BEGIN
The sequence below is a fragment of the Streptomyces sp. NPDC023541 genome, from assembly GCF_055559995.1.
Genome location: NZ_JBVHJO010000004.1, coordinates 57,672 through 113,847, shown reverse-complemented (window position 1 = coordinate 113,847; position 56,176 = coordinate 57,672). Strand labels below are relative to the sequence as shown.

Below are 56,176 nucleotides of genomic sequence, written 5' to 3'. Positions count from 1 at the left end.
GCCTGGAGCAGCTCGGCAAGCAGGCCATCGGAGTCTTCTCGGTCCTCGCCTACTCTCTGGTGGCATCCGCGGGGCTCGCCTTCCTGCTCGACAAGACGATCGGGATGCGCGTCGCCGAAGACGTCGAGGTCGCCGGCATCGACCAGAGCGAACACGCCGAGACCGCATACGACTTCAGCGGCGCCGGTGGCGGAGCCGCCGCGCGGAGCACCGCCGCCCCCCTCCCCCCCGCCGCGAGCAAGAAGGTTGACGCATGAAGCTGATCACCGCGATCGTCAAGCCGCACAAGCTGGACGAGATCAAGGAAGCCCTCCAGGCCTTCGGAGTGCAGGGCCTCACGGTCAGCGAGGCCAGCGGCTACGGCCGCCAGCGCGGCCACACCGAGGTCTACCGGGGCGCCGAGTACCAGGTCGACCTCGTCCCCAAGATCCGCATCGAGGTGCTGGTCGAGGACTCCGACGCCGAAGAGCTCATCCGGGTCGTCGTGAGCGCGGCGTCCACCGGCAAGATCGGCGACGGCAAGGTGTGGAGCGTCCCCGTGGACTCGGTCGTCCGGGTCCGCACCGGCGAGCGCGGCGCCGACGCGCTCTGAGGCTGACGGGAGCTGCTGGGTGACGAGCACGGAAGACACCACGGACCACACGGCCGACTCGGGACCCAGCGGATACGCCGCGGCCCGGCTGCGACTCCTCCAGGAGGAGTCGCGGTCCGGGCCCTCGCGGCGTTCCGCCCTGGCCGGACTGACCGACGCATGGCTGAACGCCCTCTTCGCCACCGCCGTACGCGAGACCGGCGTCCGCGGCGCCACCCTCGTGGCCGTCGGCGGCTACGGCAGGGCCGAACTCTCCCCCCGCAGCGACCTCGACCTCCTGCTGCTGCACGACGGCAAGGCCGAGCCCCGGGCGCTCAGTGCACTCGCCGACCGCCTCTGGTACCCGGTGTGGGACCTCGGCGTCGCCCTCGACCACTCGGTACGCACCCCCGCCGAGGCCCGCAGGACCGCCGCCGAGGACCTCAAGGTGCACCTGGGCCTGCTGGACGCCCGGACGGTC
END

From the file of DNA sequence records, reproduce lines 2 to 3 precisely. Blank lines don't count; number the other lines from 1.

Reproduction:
Genome location: NZ_JBVHJO010000004.1, coordinates 57,672 through 113,847, shown reverse-complemented (window position 1 = coordinate 113,847; position 56,176 = coordinate 57,672). Strand labels below are relative to the sequence as shown.

Below are 56,176 nucleotides of genomic sequence, written 5' to 3'. Positions count from 1 at the left end.